January 24, 2018: Annual Review of Pathology
Vivian W Pinn
These words reflect my recollections of major transition points in my life and career: as I first became dedicated to becoming a physician, being introduced to the field of pathology and research, and then transitioning to a somewhat different career focus by becoming the first director of the National Institutes of Health Office of Research on Women's Health. Many of the experiences that I gained during my years in pathology served me well as I made efforts to establish women's health research and sex and gender based studies as scientific endeavors...
January 24, 2018: Annual Review of Pathology
Benjamin A Plog, Maiken Nedergaard
The central nervous system (CNS) is unique in being the only organ system lacking lymphatic vessels to assist in the removal of interstitial metabolic waste products. Recent work has led to the discovery of the glymphatic system, a glial-dependent perivascular network that subserves a pseudolymphatic function in the brain. Within the glymphatic pathway, cerebrospinal fluid (CSF) enters the brain via periarterial spaces, passes into the interstitium via perivascular astrocytic aquaporin-4, and then drives the perivenous drainage of interstitial fluid (ISF) and its solute...
January 24, 2018: Annual Review of Pathology
Kojo S J Elenitoba-Johnson, Megan S Lim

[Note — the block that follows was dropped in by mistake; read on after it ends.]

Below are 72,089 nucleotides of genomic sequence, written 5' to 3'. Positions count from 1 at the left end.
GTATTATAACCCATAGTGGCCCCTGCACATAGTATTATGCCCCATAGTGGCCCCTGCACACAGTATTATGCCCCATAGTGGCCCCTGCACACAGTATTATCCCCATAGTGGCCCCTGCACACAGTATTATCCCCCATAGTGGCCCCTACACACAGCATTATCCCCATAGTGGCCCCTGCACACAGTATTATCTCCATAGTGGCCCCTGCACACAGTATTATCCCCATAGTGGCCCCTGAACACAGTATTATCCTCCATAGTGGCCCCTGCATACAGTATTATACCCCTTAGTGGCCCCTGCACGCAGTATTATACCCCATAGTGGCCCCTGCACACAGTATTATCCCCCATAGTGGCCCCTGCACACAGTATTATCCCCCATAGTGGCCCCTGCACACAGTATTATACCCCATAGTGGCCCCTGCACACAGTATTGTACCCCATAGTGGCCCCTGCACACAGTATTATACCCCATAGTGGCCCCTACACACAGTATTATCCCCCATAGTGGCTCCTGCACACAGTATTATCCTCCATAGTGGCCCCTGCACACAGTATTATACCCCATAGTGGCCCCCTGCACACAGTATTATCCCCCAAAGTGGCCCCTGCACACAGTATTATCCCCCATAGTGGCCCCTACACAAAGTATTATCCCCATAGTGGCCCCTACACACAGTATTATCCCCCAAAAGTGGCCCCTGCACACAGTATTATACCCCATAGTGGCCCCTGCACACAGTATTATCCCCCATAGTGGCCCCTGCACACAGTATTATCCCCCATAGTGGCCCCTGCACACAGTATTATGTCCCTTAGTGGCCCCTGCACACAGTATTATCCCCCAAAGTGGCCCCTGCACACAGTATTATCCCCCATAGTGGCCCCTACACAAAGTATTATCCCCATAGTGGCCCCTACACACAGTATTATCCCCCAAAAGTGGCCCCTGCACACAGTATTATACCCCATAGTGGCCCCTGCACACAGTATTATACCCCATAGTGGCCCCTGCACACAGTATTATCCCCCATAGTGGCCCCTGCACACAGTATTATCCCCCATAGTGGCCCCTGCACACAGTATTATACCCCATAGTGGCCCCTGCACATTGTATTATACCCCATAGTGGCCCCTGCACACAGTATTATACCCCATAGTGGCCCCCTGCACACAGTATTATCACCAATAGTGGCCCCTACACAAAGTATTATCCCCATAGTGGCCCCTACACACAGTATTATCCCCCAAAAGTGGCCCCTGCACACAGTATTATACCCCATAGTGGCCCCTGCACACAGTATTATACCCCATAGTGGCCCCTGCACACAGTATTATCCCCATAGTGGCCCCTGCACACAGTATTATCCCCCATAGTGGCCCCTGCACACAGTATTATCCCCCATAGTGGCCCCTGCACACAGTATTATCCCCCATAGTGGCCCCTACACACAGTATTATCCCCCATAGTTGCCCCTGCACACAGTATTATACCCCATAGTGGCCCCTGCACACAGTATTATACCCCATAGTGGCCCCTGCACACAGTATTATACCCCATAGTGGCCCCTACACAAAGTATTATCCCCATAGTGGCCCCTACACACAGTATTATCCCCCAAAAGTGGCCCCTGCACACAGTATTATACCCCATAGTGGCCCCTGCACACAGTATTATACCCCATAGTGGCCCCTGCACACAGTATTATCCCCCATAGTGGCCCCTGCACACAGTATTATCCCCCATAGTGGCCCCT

Lymphomas represent clonal proliferations of lymphocytes that are broadly classified based upon their maturity (peripheral or mature versus precursor) and lineage (B cell, T cell, and natural killer cell). Insights into the pathogenetic mechanisms involved in lymphoma impact the classification of lymphoma and have significant implications for the diagnosis and clinical management of patients. Serial scientific and technologic advances over the last 30 years in immunology, cytogenetics, molecular biology, gene expression profiling, mass spectrometry-based proteomics, and, more recently, next-generation sequencing have contributed to greatly enhance our understanding of the pathogenetic mechanisms in lymphoma...
January 24, 2018: Annual Review of Pathology
G J Webb, G M Hirschfield, E L Krawitt, M E Gershwin
Autoimmune hepatitis is an uncommon idiopathic syndrome of immune-mediated destruction of hepatocytes, typically associated with autoantibodies. The disease etiology is incompletely understood but includes a clear association with human leukocyte antigen (HLA) variants and other non-HLA gene variants, female sex, and the environment. Pathologically, there is a CD4+ T cell-rich lymphocytic inflammatory infiltrate with variable hepatocyte necrosis and subsequent hepatic fibrosis. Attempts to understand pathogenesis are informed by several monogenetic syndromes that may include autoimmune liver injury, by several drug and environmental agents that have been identified as triggers in a minority of cases, by human studies that point toward a central role for CD4+ effector and regulatory T cells, and by animal models of the disease...